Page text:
It used to be strictly a two-person activity, but according to a new scientific review, three people will be able to have a baby in around two years’ time – if the procedure is made legal.
It would be used to prevent mitochondrial diseases, which are passed from mothers to children. Mitochondria are tiny organisms inside cells that produce the energy that cells need to function. One in 6500 babies is born with severe mitochondrial disease which can cause muscle weakness, blindness, heart failure and early death.
The government announced its backing for three-person IVF (TPIVF) last year, pending further testing. Now a scientific panel assembled by the Human Fertilisation and Embryology Authority (HFEA) has looked at two advanced forms of TPIVF using genes from parents-to-be and a woman with healthy mitochondria, and considered them to be safe.
The techniques were developed by a team at Newcastle University, led by Professor Doug Turnbull. One involves implanting the parents’ cell nuclei into a donor embryo, and one involves the mother’s nucleus being inserted into a donor egg. In both cases, the only genetic material used from the donor is their mitochondria, but as this has its own DNA, any baby born from these procedures would have genes from three people – as would their descendants. However, the proportion of donor DNA used is tiny: just 0.1%.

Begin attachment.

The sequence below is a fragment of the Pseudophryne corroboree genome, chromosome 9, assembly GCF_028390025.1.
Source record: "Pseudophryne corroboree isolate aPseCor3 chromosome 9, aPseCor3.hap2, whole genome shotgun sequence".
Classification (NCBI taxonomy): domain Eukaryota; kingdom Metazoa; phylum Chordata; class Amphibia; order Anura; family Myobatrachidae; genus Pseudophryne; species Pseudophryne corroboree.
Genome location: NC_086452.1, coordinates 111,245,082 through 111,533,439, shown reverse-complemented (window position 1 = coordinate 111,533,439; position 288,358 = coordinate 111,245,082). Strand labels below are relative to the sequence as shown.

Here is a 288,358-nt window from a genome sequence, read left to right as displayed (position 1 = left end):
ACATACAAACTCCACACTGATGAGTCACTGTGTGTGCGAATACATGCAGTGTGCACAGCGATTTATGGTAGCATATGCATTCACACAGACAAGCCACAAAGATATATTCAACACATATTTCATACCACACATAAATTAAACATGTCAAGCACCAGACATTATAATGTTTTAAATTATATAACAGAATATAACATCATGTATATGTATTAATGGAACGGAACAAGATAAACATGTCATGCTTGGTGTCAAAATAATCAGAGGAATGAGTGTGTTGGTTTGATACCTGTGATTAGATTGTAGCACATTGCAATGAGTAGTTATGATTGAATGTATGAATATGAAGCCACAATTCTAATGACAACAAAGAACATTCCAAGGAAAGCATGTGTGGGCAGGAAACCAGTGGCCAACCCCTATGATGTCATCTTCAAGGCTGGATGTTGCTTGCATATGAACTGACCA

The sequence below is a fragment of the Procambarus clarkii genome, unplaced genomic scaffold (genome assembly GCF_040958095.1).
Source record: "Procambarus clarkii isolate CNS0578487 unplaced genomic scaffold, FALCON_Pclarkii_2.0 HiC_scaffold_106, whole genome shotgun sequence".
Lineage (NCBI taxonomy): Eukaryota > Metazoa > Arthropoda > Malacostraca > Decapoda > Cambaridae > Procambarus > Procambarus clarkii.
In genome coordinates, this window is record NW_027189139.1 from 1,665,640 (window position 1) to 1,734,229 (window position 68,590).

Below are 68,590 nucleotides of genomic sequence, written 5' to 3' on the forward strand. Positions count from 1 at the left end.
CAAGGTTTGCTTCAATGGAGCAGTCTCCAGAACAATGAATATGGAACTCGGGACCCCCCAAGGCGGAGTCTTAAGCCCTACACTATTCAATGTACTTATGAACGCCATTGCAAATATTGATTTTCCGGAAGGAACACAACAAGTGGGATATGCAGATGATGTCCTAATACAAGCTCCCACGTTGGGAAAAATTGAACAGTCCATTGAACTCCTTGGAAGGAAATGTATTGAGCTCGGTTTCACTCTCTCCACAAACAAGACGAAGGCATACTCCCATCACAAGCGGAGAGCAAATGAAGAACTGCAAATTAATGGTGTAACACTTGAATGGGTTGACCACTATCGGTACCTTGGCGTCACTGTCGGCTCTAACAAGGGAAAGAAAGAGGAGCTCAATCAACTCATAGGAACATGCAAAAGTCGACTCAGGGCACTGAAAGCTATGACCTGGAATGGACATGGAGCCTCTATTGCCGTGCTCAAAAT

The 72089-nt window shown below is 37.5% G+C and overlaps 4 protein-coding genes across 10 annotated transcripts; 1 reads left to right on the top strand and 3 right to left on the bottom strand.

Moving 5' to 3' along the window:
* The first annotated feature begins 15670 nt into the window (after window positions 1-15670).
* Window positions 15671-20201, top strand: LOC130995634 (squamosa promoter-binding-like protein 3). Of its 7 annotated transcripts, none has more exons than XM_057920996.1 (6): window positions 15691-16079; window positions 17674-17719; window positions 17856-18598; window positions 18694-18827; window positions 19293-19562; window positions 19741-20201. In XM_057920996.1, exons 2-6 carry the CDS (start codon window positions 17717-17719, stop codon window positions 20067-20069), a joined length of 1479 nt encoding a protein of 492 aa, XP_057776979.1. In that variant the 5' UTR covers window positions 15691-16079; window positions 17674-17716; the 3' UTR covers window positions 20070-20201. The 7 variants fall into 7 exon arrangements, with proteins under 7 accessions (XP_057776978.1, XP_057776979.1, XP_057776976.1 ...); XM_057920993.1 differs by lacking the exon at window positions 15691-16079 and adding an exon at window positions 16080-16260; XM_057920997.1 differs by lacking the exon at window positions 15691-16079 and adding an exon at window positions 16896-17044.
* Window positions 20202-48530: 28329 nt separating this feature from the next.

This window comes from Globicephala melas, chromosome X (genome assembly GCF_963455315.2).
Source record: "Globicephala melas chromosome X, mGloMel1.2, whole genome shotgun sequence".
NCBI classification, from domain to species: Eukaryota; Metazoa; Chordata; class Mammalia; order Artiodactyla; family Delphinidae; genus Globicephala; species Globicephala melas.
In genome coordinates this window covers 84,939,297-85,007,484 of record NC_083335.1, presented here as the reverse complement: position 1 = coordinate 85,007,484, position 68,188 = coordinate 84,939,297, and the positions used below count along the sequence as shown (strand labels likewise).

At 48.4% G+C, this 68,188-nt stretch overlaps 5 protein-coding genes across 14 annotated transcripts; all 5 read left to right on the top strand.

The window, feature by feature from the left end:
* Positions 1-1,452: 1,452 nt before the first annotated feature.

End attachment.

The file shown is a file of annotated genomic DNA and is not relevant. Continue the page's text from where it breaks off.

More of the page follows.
The HEFA report called for more testing before either procedure is used in fertility treatment, including looking at the possible risk to any children born using TPIVF. The Department of Health will review the possibility of changing fertility regulations to make these techniques possible, and make a final decision later this year.
When the government announced its initial support for the science, some campaign groups, including Human Genetics Alert, expressed alarm about the donor embryos that would be destroyed and the possibility of “designer babies”.
But a UK-wide consultation showed that members of the public were largely in favour of the idea, and it is welcomed by patient groups, including the Muscular Dystrophy Campaign.
Image via christina tuz’ Flickr.
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